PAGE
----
Sometime in the late 80s, this run of decrepit shops was subject to a compulsory purchase order, and they all disappeared to make way for the least out of town supermarket and car park ever. But Andy’s Records survived, albeit, it seems, temporarily; it moved to the swanky side, onto the pedestrianised bit, where it sprawled over two floors, the basement being a glorious treasure trove of second hand stuff where I picked up some glorious oddities over the next few years. I’m not going to say “More of this later” as I seem to say that quite a lot. With good reason.

(Ahem. Adopts best David Attenborough “about-to-flirt-with-gorillas” voice) But it was here, in the darkest corners of Andy Records original location in Peterborough that I spent a good hour or so trying to decide which album from Quo’s incredibly long back catalogue I would buy first. Ultimately I decided upon the aforementioned title, and much as I’d like to say I chose it because it was packed with hits (it wasn’t: “Again and Again” reached No 13, and Accident Prone only managed No 36 (and no, sadly, I haven’t looked that up, both of those facts are stored in the section of my brain marked “Keep Out! Nerd Alert! Quo Chart Positions 1967 – 1982 are in here”)) but actually I picked it because it was the cheapest one there. Need a David Attenborough + gorilla + “the production on that album is amazingl” connection? Now you have it.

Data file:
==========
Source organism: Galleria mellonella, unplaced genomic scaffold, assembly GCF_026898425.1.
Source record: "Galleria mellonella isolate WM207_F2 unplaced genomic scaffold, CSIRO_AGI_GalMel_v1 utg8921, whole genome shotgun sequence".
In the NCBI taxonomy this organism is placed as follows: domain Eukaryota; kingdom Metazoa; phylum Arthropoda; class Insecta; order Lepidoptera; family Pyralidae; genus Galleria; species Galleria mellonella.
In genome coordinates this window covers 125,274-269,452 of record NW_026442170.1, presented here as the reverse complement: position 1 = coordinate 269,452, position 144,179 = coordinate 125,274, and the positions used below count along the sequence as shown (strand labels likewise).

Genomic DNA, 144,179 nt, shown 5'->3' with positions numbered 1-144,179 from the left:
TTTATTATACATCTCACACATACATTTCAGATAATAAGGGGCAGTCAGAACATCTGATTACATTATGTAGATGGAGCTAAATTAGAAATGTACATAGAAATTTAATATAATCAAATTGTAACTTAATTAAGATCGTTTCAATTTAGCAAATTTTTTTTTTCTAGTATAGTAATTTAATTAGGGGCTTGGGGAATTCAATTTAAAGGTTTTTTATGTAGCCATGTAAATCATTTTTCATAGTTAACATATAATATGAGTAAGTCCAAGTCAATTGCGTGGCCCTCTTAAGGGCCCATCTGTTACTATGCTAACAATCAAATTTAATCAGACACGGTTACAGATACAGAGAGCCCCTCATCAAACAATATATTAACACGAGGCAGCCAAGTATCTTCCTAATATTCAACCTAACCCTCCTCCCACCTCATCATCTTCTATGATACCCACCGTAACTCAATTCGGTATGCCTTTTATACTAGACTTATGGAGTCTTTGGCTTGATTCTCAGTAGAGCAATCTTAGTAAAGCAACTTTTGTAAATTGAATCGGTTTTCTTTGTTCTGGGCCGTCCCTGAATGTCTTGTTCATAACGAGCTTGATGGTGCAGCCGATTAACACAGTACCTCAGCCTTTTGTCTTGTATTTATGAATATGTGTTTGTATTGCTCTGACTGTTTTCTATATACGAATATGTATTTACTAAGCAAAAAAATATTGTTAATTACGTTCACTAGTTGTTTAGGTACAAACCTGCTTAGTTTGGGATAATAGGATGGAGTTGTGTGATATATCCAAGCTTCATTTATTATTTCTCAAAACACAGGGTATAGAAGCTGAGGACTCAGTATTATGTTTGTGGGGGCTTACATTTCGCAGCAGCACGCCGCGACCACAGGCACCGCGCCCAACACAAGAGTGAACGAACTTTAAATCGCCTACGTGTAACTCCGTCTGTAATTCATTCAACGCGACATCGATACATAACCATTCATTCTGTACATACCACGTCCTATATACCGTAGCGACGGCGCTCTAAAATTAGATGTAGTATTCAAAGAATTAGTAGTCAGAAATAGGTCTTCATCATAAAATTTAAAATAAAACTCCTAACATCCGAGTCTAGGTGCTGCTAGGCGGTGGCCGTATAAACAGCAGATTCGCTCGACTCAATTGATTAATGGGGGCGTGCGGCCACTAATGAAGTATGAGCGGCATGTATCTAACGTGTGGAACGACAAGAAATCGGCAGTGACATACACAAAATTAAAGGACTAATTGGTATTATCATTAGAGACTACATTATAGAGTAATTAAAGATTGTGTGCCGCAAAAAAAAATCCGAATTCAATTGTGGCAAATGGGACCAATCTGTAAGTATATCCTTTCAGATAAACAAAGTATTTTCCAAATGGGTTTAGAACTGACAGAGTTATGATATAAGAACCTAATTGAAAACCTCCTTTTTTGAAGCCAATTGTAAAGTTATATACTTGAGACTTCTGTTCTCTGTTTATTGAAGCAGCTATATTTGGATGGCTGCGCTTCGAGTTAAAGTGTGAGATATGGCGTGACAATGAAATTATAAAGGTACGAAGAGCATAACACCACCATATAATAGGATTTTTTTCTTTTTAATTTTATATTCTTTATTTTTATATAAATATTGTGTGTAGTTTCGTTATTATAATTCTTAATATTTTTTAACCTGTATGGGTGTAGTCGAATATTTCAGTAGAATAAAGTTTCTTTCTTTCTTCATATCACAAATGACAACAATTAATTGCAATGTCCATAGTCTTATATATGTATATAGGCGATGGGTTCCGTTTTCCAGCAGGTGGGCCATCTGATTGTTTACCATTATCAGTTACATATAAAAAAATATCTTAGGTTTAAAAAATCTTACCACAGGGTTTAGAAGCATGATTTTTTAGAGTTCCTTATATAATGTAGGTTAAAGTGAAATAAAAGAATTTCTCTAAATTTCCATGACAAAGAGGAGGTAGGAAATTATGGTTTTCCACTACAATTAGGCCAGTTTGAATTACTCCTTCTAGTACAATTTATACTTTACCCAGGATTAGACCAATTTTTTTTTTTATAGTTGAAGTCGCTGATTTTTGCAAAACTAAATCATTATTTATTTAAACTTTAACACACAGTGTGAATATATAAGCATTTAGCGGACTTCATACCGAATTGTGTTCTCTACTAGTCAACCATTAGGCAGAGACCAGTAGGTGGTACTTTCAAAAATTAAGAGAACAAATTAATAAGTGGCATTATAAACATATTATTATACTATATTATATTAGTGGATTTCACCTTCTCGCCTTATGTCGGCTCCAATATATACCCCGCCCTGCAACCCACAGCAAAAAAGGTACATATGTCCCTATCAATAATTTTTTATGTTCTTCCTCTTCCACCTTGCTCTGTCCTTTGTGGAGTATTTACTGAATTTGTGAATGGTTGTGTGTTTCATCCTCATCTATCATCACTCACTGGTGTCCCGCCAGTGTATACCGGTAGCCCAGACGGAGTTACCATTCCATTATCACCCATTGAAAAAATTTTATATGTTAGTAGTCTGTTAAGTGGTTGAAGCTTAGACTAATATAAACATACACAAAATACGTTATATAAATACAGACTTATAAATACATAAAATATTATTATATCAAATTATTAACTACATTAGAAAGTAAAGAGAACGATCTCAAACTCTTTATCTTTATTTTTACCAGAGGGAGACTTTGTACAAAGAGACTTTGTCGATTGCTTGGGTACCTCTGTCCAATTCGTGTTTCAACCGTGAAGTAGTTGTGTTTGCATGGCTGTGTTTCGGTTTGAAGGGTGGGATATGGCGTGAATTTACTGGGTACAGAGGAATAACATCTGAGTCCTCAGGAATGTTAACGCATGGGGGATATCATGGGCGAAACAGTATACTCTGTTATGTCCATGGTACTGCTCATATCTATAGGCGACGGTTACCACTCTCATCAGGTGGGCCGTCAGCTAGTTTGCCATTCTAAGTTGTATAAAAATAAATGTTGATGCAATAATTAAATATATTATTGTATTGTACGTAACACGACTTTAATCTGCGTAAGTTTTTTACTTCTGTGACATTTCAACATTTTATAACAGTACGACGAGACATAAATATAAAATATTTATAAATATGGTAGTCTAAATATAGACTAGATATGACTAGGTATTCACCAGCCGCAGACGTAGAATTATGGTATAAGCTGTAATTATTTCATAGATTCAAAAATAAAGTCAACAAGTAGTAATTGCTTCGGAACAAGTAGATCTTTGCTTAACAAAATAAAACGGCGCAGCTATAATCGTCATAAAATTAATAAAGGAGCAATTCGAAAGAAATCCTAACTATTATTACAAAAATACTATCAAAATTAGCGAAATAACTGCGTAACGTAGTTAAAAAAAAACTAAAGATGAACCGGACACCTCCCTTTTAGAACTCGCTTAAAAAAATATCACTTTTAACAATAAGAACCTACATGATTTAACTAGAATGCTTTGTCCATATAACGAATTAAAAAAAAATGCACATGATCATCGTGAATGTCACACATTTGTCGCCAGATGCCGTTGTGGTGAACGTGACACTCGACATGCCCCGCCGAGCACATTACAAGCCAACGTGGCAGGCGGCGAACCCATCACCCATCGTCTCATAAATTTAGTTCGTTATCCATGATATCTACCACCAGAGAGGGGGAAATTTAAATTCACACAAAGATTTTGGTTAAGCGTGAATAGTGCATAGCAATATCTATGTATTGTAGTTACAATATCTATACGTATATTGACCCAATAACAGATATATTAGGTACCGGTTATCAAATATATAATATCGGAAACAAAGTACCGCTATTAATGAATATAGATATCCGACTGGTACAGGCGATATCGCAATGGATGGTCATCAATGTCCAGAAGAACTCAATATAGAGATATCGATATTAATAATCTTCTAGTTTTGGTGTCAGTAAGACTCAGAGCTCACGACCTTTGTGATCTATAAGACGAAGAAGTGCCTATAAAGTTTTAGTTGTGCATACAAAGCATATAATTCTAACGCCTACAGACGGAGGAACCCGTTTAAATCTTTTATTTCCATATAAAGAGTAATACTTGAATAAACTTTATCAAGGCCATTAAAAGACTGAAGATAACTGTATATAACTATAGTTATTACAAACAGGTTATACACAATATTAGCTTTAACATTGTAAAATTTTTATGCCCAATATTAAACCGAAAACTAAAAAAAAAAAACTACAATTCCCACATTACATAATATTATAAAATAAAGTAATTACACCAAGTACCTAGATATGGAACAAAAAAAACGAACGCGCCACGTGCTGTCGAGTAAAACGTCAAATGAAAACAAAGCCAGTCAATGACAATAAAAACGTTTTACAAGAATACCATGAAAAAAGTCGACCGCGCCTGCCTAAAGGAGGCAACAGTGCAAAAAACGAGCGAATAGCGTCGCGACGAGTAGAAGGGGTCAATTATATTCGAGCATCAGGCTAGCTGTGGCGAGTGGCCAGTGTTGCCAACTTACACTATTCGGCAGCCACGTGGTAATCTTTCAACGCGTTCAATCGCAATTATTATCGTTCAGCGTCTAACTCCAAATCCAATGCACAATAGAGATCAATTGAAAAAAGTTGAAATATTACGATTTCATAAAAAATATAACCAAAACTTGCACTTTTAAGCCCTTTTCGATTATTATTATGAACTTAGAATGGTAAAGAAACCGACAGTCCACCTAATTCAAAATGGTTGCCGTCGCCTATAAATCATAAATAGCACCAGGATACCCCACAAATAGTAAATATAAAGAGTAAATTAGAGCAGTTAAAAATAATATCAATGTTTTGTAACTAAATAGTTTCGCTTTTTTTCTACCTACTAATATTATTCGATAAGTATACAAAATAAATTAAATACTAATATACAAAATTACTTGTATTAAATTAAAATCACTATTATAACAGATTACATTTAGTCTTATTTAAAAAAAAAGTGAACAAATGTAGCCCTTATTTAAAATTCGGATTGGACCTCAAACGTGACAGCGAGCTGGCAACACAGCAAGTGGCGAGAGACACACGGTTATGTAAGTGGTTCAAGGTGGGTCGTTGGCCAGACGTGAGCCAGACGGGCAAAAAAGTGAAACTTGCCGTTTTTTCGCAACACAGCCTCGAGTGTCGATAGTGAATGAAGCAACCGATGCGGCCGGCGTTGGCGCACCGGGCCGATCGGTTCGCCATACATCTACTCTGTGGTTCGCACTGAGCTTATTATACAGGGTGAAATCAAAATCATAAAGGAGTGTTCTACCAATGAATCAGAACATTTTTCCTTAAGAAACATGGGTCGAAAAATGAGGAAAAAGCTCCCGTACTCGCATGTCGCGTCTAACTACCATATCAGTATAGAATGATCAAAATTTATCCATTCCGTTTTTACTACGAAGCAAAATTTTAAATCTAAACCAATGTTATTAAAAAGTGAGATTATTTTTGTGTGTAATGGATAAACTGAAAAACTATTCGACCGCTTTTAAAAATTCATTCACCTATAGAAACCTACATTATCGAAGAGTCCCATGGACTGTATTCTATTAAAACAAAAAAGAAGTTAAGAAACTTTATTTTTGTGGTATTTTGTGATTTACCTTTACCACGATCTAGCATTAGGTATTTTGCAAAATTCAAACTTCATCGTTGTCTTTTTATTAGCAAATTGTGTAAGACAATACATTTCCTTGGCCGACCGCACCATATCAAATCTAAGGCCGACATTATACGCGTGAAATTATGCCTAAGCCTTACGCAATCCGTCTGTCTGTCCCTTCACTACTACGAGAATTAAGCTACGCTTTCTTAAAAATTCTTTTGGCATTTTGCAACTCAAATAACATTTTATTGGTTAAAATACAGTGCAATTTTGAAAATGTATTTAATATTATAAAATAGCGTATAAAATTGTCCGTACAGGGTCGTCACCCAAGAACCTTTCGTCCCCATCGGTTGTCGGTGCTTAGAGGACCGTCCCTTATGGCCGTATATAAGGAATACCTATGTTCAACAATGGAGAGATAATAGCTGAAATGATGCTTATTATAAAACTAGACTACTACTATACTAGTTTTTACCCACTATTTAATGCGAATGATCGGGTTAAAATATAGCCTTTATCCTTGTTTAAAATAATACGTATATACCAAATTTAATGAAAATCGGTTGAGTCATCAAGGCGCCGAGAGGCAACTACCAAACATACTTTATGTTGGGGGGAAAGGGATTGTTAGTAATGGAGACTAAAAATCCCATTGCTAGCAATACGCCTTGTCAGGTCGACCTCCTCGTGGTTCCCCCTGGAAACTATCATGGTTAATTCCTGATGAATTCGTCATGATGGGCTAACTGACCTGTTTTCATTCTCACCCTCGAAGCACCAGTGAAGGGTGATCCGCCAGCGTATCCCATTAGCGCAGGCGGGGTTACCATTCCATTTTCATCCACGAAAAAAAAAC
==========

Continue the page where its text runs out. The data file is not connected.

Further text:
I learned a valuable lesson that day. An album is cheap for a reason. It’s because it’s shit. And “If You Can’t Stand The Heat…” is unquestionably not their finest hour. Here’s something which proves it: Linda Sexist male fantasy drivel. Need more? Ok: No 36 with a bullet. Ever so-slightly more ambiguous sexist male fantasy drivel. Seriously guys, I know it’s a cover version, but if you’re going to make a lame “woman as car” analogy, at least try and do it with some degree of nous and aplomb, like this: Autophilia